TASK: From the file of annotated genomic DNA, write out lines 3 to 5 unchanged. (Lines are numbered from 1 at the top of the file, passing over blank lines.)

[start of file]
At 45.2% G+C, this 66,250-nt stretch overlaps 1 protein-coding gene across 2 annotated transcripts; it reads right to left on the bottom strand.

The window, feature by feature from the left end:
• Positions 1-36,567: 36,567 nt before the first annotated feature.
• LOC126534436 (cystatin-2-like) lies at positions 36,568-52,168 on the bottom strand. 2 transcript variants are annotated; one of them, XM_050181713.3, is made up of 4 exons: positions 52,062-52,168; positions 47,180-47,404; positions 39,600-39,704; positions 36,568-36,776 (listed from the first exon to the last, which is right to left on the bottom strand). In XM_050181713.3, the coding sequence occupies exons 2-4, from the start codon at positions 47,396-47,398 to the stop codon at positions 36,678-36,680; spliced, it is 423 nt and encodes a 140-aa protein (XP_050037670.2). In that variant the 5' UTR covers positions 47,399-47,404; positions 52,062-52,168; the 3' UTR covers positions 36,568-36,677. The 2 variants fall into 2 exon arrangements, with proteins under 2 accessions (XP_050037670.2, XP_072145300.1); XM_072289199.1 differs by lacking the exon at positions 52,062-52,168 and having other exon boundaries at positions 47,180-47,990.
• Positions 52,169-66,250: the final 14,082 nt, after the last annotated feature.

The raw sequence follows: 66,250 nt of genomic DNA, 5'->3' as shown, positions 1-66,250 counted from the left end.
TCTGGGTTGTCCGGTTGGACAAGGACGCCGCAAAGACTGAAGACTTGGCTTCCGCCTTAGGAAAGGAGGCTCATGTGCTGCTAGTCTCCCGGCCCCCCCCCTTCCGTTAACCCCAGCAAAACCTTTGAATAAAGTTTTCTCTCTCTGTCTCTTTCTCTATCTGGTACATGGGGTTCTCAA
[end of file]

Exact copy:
• Positions 1-36,567: 36,567 nt before the first annotated feature.
• LOC126534436 (cystatin-2-like) lies at positions 36,568-52,168 on the bottom strand. 2 transcript variants are annotated; one of them, XM_050181713.3, is made up of 4 exons: positions 52,062-52,168; positions 47,180-47,404; positions 39,600-39,704; positions 36,568-36,776 (listed from the first exon to the last, which is right to left on the bottom strand). In XM_050181713.3, the coding sequence occupies exons 2-4, from the start codon at positions 47,396-47,398 to the stop codon at positions 36,678-36,680; spliced, it is 423 nt and encodes a 140-aa protein (XP_050037670.2). In that variant the 5' UTR covers positions 47,399-47,404; positions 52,062-52,168; the 3' UTR covers positions 36,568-36,677. The 2 variants fall into 2 exon arrangements, with proteins under 2 accessions (XP_050037670.2, XP_072145300.1); XM_072289199.1 differs by lacking the exon at positions 52,062-52,168 and having other exon boundaries at positions 47,180-47,990.
• Positions 52,169-66,250: the final 14,082 nt, after the last annotated feature.